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Before implementing method-oriented B2B application integration, it is necessary to understand all the processes, methods, and programs that exist within the enterprise. Confronted with such a monumental task, the initial question that confronts us must be, "How best should we proceed?"

The first step is to break the processes down to their scenarios, or types. For the purposes of B2B application integration, these types are rules, logic, data, and objects.

A rule is a set of conditions that has been agreed upon. For example, a rule may state that employees may not fly first class on flights of less than 5,000 miles, or that all transactions of more than $1 million must be reported to the government. The rules that exist within a given enterprise are built into the applications to control the flow of information. Rules can also be placed in trading communities to control the flow of information between trading partners.

Normally, rules exist in stovepipes—in a single application, and accessible to a single department. The challenge of B2B application integration is to provide the infrastructure that will allow for the sharing of these rules between organizations. By doing so, these rules will become accessible to many applications either from their current location or by moving them to a central location.

Rules need to be understood because they affect every aspect of moving data between trading partners, including identifying, processing, and transforming it. In fact, rules processing at the middleware level—through message brokers or process-automation tools—will become the first generation of B2B application integration.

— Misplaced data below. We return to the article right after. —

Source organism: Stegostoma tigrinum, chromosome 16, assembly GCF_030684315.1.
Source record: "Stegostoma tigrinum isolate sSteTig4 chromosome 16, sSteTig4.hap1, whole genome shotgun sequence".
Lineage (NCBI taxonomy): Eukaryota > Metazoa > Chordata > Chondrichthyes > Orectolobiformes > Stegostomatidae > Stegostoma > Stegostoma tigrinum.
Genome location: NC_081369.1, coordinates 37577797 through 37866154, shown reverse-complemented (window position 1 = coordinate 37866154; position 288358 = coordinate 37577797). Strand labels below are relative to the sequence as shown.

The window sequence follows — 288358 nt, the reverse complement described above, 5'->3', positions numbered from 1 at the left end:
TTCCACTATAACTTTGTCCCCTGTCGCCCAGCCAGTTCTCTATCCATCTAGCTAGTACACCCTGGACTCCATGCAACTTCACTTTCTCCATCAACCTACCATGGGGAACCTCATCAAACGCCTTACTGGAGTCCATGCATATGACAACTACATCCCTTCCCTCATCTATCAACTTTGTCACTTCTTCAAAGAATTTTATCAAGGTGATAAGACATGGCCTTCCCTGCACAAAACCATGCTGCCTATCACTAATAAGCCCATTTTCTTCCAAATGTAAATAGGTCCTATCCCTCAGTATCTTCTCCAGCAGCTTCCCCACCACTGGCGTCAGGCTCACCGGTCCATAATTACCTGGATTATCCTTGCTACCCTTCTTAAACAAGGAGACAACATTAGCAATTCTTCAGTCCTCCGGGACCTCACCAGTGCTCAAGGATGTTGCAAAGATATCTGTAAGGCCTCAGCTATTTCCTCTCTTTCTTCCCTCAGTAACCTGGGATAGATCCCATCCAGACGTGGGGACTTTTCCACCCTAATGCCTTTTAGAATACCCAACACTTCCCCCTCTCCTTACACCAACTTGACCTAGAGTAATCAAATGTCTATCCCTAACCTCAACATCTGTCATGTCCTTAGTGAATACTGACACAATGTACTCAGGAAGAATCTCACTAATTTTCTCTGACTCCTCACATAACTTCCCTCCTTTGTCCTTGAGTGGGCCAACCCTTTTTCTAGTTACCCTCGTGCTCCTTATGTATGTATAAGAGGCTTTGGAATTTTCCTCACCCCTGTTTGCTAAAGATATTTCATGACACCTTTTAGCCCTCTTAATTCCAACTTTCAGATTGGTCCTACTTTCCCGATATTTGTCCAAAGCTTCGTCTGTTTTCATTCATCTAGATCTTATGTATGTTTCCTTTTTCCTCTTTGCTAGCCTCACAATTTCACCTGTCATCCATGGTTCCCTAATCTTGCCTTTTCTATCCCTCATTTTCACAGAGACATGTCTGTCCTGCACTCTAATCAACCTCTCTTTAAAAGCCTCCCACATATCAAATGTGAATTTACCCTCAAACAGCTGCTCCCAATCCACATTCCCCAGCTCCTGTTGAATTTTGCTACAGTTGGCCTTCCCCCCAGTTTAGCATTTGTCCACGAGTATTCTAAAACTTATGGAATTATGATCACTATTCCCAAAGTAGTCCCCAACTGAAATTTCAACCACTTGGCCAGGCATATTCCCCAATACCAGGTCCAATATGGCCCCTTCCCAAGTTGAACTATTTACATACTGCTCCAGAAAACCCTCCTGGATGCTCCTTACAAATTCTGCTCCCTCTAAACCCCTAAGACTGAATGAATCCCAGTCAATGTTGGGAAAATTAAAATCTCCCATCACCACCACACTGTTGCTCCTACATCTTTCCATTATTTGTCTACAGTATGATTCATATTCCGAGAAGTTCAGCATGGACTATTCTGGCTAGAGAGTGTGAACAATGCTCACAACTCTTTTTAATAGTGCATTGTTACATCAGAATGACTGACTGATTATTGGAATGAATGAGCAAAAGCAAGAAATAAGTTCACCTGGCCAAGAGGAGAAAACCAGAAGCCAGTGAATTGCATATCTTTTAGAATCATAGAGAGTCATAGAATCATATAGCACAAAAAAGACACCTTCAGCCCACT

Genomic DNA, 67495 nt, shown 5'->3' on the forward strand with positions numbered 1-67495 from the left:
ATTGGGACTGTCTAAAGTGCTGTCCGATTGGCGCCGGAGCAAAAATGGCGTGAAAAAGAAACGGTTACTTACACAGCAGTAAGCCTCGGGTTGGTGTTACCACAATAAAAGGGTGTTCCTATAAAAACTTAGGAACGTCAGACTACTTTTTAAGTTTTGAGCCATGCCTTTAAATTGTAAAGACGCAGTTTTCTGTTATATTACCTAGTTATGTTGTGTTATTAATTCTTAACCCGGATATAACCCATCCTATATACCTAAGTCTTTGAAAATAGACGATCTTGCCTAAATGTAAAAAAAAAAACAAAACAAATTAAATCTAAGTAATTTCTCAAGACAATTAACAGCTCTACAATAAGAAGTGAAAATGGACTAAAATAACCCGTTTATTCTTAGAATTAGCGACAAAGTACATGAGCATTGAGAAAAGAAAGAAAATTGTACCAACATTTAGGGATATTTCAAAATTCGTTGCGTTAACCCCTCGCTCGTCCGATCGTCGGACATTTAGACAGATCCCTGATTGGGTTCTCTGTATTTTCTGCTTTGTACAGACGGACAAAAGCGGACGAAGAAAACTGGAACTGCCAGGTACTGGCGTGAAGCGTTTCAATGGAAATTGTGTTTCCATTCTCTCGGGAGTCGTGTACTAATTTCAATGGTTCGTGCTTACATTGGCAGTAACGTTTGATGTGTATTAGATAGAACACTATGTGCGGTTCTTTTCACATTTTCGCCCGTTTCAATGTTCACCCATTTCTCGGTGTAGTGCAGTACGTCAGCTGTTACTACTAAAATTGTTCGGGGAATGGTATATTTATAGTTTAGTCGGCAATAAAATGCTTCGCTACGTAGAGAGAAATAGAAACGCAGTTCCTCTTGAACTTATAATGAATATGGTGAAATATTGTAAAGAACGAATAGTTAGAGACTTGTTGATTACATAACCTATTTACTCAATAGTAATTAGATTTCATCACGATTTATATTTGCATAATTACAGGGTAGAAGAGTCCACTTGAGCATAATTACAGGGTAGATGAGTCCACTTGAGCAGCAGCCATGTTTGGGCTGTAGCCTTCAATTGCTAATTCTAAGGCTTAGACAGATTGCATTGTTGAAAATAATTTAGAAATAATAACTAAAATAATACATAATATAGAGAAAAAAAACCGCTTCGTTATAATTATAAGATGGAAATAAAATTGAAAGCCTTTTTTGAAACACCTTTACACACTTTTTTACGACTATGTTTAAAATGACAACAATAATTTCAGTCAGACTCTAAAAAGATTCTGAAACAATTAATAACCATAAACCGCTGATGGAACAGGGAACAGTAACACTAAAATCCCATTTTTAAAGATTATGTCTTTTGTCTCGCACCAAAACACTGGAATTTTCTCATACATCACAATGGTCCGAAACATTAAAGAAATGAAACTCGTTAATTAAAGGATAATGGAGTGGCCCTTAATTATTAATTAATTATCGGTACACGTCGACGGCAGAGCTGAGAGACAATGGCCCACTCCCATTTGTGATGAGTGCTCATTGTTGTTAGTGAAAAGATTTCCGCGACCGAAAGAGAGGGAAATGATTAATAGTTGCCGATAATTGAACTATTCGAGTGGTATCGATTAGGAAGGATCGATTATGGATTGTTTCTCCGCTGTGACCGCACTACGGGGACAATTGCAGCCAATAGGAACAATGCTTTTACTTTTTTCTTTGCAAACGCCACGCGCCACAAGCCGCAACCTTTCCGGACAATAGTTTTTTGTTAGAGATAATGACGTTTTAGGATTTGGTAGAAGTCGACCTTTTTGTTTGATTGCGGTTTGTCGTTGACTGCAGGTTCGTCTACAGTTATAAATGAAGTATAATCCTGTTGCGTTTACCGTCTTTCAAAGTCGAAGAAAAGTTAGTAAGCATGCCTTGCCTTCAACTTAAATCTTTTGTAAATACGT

Logic differs from rules in that it is simply a sequence of instructions in a program. For example, if this button is pushed, then the screen pops up. The real difficulty in dealing with logic is the consequence of a very basic reality: Any 10 programmers, given the same set of specifications, may come up with 10 slightly different program logics that all function perfectly well. In many ways, logic is as much an art form as a science.

Three classes of logic exist: sequential processing, selection, and iteration. Sequential processing is the series of steps in the actual data processing. Input, output, calculation, and move (copy) are examples of the instructions used in sequential processing. Selection is the decision-making dynamic within the program. It is performed by comparing two sets of data and, depending on the results, branching to different parts of the program. Iteration is a repetition of a series of steps. It is accomplished with DO-LOOPS and FOR-LOOPS in high-oriented languages.

In this context, data is nothing more than sharing information between trading partner applications, computers, or humans. Reporting systems, enterprise accounting systems, and human resource systems all share data. Because methods act on data, the way in which information is shared at the method level needs to be understood for method-oriented B2B application integration to be successful.

Objects in systems generally use object-oriented technology, such as C++ or Java. Despite the fact that most objects are service-oriented objects (that is, objects that do something when an interface is invoked—more on this comes later), the object mix may also include distributed objects.

Identifying objects within the trading community is more complex than identifying business processes. It requires an understanding of the object models used to construct the applications—if they exist or, if not, if they had ever been created. In the absence of the object model, the applications must be re-engineered from the existing code base. (Fortunately, a good set of tools and technologies exists to aid in this re-engineering. Without such tools, the task would demand reading each line of code and creating the object models from scratch.)

Creating object-oriented integration within a trading community is more than difficult—it may well be impossible. Although its value cannot be disputed, object-oriented integration is a highly invasive process. It demands tight coordination between IT departments within many different companies that exist in a trading community.

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